This quote comes to us from Ms. Allie Webb, the Founder and CEO of Drybar a blow dry only salon. A blow dry salon is not like any hair salon. It offers, just as name indicates, blow dry and styling. Drybar is a pioneer in this niche and does $40 million in revenue a year. In an interview with The Wall Street Journal she was asked why she raised her prices recently. And she offered this answer,
Ms. Webb: We always were $40 in New York. We tried to keep prices $35 [elsewhere] as long as we could, but you know things go up: rent, health insurance, incentives. There’s just a lot of different things that got more expensive. We had to raise the prices to keep the business model as it was.
I am willing to bet that someone as innovative and entrepreneurial like Ms. Webb, one who invented the category getting customers to pay for something they do for free, knows exactly why she raised her prices and is simply saying the best answer one could give to explain price increases. You have seen this done perfectly by Starbucks and repeatedly too.
We are increasing prices because …. ( anything but we found out customers value and charge that price).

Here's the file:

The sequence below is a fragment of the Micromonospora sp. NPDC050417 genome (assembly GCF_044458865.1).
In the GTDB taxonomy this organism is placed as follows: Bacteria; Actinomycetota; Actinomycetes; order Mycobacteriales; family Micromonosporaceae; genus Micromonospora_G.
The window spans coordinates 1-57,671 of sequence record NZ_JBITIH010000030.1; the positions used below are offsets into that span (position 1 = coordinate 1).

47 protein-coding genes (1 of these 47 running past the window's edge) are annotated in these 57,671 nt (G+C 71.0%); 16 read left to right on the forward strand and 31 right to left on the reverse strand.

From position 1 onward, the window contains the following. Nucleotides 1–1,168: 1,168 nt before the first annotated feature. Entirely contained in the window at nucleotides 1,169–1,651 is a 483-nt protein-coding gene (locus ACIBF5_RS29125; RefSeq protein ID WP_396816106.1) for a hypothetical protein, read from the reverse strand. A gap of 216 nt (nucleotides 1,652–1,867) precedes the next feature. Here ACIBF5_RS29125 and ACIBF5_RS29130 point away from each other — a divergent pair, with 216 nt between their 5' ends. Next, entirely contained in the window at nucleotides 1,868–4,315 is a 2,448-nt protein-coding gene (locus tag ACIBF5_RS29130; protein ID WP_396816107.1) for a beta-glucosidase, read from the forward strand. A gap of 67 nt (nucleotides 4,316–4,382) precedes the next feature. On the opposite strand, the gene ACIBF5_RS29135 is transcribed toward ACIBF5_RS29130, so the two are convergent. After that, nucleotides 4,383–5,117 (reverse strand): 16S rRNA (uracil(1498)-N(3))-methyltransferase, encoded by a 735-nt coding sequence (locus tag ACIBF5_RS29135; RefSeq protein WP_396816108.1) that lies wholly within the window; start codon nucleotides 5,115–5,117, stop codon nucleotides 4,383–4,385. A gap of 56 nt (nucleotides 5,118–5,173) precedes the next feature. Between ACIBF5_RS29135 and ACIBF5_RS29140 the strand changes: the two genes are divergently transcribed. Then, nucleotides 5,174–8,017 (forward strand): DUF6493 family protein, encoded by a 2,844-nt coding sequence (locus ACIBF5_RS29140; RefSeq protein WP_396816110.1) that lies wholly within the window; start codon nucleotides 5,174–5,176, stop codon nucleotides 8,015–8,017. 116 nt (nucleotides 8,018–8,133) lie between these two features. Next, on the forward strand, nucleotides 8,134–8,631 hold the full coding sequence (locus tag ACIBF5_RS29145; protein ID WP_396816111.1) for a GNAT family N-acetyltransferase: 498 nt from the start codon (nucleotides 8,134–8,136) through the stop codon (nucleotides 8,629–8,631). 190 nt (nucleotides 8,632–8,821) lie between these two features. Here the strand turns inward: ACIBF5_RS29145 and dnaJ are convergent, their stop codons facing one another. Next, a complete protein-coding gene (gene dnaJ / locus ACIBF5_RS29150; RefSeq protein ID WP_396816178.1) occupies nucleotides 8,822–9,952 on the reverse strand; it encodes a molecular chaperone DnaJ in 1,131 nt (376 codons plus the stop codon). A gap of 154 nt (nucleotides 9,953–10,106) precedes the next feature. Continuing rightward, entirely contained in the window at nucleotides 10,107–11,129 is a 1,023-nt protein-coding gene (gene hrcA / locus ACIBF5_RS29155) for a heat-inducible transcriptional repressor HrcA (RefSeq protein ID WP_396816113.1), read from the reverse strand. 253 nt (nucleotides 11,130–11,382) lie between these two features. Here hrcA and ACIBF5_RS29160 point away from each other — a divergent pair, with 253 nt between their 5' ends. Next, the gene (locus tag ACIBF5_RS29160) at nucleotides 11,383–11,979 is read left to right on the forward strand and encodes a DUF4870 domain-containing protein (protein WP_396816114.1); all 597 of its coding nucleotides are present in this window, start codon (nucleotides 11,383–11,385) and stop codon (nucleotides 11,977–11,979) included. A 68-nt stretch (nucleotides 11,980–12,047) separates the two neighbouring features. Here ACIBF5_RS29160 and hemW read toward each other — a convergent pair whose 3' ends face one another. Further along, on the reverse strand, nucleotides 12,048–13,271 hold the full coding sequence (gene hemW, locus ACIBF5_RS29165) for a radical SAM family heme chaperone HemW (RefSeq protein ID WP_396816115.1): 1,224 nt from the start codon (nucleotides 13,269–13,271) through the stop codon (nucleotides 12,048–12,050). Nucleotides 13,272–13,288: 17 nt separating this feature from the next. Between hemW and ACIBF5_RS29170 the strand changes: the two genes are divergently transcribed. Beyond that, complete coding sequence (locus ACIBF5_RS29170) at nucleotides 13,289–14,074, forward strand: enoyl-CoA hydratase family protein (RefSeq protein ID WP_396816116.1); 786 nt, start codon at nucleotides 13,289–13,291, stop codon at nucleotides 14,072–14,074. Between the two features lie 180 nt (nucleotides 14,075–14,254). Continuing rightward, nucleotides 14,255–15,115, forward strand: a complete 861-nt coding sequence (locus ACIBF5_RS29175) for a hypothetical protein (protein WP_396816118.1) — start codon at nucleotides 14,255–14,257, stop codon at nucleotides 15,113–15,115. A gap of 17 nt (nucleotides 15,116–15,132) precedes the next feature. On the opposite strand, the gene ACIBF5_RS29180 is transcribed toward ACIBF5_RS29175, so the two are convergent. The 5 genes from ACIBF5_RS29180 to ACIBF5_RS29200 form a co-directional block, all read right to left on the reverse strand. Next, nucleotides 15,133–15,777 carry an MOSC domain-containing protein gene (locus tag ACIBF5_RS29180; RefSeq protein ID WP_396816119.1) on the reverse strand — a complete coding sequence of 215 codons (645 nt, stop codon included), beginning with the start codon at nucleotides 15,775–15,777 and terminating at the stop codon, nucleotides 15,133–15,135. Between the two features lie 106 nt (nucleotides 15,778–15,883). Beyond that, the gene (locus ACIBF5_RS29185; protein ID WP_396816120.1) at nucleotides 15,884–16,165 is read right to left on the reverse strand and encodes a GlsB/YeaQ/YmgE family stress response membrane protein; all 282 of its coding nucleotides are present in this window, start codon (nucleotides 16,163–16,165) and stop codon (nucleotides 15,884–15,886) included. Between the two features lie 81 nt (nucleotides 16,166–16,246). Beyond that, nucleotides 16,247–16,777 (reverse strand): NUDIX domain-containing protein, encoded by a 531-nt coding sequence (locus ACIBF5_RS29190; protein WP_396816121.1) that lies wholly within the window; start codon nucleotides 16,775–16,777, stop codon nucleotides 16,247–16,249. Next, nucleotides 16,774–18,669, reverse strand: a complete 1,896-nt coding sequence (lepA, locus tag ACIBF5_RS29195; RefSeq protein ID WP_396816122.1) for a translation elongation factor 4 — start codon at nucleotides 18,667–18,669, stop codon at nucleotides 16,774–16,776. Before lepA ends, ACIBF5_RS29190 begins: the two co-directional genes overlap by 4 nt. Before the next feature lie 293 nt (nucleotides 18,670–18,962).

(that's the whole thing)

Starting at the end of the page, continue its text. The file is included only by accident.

Ms. Webb does just that, citing cost reasons, rent and salaries. I don’t have to repeat that a customer could care less about a marketer’s cost. Ms. Webb would be the first to admit that a customer getting their hair blown out does not think about offsetting Drybar’s rent. However using cost reasons to correct your past pricing sins is a perfect tool. It does allay customer concerns and push backs.
However what Ms. Webb added in the end is concerning.
We had to raise prices to keep the business model as it was
Again I believe she does not believe that statement. And no business should. You never raise prices to preserve your business model. Because your business model is nothing more than – how do you get your fair share of value you created for the customer. Pricing is the simplest way to capture the value created. If you are increasing prices without increasing value you are simply getting more than fair share of what you created. Such a business model is unstable and will be disrupted.
No one can preserve their model, let alone preserve it by raising prices. Someone else will always find a way to deliver customers more value, do it cheaper than you could and share a greater portion of that value with customers that you do. Your option is to do that before others do it to you.
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